World Economy

IMF says the world will 'very likely' experience worst recession since the 1930s

Key Points
  • The Washington-based organization expects the global economy to contract by 3% in 2020.
  • The Fund expects a "partial recovery" in 2021, but this is conditional on an improvement in the health crisis.
Why we're facing the worst recession since the Great Depression
Why we're facing the worst recession since the Great Depression

The global economy will this year likely suffer the worst financial crisis since the Great Depression, the International Monetary Fund said Tuesday, as governments worldwide grapple with the Covid-19 pandemic.

The Washington-based organization now expects the global economy to contract by 3% in 2020. By contrast, in January it had forecast a global GDP (gross domestic product) expansion of 3.3% for this year.

"It is very likely that this year the global economy will experience its worst recession since the Great Depression, surpassing that seen during the global financial crisis a decade ago," Gita Gopinath, the IMF's chief economist, said in the latest World Economic Outlook report.

In January, the IMF had estimated 3.4% growth for global GDP in 2021; this has now been revised up to 5.8% (although growth is expected to be coming from a lower base following 2020's projected contraction).

Speaking to CNBC Tuesday, Gopinath said: "This is a crisis where the economic shock is something that is not exactly controlled by economic policy," as it's unclear when the pandemic will end.

Great Depression vs. Great Lockdown

The IMF's chief economist also said that in comparison to the Great Depression, "we are (now) better off on the health front. On the economic front, I think it makes a big difference that there are lenders of last resort, that monetary policy is proactively able to come in and ensure enough liquidity in markets, that fiscal policy is able to play a major role in supporting firms and households."

The IMF expects a "partial recovery" in 2021, provided that the pandemic eases throughout this year.

The dramatic downgrade in this year's growth expectations comes as other institutions also warn that the coronavirus outbreak is bringing massive economic challenges. The World Trade Organization said last week that global trade will contract by between 13% and 32% this year. The Organization for Economic Coordination and Development has also warned the economic hit from the virus will be felt "for a long time to come."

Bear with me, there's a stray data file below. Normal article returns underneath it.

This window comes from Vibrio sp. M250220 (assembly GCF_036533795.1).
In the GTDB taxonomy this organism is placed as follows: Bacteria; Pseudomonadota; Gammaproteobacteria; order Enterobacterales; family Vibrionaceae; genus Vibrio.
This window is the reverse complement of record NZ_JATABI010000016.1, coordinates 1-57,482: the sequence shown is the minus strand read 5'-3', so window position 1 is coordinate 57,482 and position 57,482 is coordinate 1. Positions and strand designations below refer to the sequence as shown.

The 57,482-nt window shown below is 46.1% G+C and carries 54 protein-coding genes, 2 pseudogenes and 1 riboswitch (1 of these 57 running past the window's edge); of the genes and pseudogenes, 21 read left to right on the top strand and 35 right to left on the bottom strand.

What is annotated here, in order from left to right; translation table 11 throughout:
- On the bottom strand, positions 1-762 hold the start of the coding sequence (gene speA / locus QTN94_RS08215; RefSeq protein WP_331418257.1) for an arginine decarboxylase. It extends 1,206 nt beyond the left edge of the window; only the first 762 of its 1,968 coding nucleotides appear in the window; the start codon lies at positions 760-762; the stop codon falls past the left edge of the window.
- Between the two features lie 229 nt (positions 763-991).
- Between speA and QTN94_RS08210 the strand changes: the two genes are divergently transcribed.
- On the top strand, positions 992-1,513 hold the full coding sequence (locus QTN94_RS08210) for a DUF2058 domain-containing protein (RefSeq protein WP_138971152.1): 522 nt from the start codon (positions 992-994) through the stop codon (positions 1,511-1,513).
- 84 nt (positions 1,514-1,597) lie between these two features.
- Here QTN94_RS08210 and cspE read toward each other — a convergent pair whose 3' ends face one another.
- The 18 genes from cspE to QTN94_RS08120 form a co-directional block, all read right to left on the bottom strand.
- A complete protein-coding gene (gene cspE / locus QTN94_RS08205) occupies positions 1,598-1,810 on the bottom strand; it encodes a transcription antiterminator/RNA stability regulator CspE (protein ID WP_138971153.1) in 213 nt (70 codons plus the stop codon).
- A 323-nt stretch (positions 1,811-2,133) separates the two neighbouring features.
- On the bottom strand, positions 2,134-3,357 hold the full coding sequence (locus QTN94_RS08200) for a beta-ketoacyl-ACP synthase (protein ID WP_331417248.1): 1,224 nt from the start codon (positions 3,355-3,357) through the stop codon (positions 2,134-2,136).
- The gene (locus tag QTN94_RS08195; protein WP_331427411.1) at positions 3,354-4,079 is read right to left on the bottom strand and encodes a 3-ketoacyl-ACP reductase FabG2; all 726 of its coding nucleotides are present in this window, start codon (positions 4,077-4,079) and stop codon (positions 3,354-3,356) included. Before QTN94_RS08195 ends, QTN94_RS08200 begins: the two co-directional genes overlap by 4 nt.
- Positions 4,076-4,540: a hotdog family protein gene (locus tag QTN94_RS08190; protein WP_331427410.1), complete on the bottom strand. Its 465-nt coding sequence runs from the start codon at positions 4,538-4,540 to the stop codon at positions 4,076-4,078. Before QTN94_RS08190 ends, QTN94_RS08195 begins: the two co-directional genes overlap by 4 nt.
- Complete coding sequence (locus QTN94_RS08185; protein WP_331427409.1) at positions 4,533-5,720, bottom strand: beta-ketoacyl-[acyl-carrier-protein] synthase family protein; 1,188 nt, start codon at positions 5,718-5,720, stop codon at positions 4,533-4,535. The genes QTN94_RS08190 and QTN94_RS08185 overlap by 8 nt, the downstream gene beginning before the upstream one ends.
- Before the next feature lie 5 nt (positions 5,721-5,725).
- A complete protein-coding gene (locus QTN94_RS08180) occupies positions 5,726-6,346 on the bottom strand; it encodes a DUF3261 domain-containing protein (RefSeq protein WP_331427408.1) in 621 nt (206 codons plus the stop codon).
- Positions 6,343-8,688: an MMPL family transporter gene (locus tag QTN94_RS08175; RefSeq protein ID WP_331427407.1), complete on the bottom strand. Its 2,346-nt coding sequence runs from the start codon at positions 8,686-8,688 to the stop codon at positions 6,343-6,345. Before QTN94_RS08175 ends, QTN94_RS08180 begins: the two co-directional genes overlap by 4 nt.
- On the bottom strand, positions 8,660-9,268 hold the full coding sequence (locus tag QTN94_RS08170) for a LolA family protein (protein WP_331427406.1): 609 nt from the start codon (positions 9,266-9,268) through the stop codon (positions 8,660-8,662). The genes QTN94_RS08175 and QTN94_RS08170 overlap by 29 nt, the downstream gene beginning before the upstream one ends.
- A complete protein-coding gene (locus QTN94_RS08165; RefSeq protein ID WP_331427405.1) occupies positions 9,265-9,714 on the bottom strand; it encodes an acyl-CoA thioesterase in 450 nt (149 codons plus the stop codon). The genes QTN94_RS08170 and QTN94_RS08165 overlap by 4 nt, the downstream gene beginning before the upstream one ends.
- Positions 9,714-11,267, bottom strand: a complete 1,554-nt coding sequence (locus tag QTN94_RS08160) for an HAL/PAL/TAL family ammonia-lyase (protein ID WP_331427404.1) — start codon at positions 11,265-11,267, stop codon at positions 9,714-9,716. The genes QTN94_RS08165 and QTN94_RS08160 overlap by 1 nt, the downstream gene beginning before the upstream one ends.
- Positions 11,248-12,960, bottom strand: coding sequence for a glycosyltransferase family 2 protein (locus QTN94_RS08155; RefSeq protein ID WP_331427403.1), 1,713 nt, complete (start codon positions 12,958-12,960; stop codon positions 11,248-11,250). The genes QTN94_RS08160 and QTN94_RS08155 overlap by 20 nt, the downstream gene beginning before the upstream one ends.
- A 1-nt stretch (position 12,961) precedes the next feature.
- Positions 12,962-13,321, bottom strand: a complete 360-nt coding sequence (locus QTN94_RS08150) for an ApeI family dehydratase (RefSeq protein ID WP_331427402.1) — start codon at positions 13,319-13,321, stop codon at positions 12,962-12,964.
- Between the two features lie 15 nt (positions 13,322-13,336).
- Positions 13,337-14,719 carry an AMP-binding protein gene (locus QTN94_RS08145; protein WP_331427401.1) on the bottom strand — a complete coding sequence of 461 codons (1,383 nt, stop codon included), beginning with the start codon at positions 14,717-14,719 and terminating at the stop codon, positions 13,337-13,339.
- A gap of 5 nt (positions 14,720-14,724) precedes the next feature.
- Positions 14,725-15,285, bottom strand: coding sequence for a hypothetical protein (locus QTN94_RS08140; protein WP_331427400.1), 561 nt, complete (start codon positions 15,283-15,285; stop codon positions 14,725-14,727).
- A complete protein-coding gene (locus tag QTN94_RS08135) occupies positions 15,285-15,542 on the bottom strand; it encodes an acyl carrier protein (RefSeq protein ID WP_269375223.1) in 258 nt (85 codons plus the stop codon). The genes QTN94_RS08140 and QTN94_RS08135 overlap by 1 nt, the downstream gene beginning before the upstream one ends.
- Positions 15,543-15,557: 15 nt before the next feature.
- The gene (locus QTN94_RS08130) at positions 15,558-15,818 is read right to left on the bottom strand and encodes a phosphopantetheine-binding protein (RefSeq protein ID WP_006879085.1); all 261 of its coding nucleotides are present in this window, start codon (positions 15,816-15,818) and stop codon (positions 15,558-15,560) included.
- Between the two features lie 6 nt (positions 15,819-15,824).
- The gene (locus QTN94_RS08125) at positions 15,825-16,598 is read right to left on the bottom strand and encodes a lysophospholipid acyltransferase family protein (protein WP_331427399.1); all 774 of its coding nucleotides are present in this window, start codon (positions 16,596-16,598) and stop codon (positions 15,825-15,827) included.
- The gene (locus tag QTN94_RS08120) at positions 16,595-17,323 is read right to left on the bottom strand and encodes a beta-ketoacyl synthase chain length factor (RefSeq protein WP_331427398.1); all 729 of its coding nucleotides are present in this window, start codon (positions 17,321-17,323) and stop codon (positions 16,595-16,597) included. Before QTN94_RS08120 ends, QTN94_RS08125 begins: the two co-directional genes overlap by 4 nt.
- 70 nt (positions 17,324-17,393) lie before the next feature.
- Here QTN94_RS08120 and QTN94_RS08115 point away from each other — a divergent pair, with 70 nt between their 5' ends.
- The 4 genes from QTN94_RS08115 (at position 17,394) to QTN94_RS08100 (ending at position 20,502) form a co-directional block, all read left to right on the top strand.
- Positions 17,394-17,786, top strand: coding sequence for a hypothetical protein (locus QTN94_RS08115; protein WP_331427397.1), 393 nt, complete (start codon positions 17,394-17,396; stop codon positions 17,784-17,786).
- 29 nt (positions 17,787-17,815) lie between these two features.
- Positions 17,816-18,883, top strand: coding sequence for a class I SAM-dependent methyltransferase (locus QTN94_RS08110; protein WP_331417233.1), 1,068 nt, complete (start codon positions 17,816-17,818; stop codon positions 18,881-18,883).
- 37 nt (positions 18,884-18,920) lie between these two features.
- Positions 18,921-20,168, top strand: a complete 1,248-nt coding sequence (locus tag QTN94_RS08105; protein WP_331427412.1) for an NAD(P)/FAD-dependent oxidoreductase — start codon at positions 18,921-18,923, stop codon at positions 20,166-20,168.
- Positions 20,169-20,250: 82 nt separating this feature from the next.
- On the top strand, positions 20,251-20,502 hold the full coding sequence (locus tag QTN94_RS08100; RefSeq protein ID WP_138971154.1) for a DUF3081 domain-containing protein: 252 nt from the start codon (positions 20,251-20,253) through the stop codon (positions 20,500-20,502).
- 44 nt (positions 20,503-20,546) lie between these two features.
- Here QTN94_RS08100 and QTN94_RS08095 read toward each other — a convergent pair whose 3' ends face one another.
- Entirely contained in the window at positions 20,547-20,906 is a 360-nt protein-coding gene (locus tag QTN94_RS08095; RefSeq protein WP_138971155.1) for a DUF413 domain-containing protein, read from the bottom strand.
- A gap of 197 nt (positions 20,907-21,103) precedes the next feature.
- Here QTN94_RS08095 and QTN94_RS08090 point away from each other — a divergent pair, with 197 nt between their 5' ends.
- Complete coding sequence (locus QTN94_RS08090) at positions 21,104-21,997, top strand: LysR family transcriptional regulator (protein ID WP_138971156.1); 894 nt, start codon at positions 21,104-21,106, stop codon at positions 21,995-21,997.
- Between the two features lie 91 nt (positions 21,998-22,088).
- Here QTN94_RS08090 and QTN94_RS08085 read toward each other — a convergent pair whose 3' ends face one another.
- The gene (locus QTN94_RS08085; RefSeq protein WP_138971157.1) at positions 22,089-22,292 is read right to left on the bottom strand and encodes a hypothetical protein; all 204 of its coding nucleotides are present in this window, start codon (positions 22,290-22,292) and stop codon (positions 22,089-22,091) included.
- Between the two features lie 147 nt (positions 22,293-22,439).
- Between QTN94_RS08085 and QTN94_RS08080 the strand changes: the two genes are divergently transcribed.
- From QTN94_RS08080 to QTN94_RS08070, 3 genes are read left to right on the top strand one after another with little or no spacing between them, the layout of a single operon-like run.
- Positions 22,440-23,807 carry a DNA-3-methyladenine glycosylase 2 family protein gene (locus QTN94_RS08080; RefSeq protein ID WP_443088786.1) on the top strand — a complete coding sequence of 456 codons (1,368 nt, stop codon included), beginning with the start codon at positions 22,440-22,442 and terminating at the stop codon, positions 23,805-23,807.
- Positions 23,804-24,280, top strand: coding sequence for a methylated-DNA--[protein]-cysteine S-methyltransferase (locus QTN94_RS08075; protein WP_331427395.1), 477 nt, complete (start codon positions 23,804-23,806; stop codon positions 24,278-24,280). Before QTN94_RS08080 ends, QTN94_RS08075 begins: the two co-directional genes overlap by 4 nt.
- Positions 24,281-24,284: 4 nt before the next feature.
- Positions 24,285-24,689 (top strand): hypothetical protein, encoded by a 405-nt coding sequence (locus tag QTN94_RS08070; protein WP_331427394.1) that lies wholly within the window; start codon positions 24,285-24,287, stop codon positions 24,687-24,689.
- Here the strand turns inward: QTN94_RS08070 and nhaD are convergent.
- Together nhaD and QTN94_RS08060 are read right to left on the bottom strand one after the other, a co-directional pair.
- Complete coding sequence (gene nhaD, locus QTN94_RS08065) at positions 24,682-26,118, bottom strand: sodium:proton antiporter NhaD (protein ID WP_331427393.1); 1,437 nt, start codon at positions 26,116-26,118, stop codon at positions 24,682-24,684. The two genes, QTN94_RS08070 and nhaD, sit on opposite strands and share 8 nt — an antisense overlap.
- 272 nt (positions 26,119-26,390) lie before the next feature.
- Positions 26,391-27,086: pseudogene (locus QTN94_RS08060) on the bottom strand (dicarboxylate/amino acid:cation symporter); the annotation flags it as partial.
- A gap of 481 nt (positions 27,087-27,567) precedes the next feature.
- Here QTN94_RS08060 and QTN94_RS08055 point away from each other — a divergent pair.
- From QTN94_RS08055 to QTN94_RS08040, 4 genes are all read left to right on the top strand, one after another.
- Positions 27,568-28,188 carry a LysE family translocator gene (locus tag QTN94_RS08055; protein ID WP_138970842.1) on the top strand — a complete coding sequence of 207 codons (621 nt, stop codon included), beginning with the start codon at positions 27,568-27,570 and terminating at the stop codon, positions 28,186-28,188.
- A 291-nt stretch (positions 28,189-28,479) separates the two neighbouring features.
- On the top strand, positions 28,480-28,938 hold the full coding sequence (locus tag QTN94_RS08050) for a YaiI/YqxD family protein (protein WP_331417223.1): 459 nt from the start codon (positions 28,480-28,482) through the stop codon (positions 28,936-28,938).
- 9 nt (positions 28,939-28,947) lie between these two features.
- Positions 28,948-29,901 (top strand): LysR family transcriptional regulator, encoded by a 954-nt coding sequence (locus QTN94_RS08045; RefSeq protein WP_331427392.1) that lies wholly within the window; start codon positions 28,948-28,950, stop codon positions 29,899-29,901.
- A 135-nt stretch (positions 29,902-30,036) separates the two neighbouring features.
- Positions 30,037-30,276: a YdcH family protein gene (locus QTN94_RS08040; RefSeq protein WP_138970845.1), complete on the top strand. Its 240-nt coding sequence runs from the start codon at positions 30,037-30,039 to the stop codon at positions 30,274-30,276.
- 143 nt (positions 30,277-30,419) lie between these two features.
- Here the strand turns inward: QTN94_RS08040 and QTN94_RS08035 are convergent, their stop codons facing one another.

To contain the spread of the virus, many governments have implemented lockdown measures, only allowing people to leave their houses to purchase groceries, medicines and, in some cases, to exercise. As a result, business activity has stalled in many countries.

The IMF, which dubbed the current crisis "the Great Lockdown," said "this is a crisis like no other." Speaking at a press conference, Tuesday, Gopinath explained "the magnitude and speed of collapse in activity that has followed (the lockdown) is unlike anything we've experienced in our lifetimes."

Inequality can go up

There's severe uncertainty about the duration and intensity of the economic shock, and stimulating economic activity is more challenging given the required social distancing and isolation policies. 

The IMF said it had received "an unprecedented number of calls for emergency funding." Out of its 189 members, more than 90 of them have asked for financial support.

The fund, which provides financing to members which are struggling economically, has $1 trillion in lending capacity. 

When speaking to CNBC, Gopinath said: "When you have a deep recession of this kind, there is always unfortunately tremendous loss of income for people at the lower end of the income scale, so poverty can go up, inequality can go up." 

Euro zone to be hit the hardest

The latest forecasts from the IMF suggest that the U.S. economy will contract by 5.9% this year. In comparison, the euro zone is expected to shrink by 7.5%, but China is seen growing by 1.2% in 2020.

The economic situation will be particularly difficult in Italy and Spain, where GDP is set to contract by 9.1% and 8%, respectively. These two countries are the worst hit in Europe by Covid-19. Both have higher numbers of infections and deaths than China, where the virus first emerged in late 2019.

How should governments react?

The IMF is advising countries to focus on the health crisis first, by spending on testing, medical equipment and other health care related costs.

It also said that governments should provide tax deferrals, wage subsidies and cash transfers to the most-affected citizens and firms; as well as to prepare for the lifting of lockdown measures.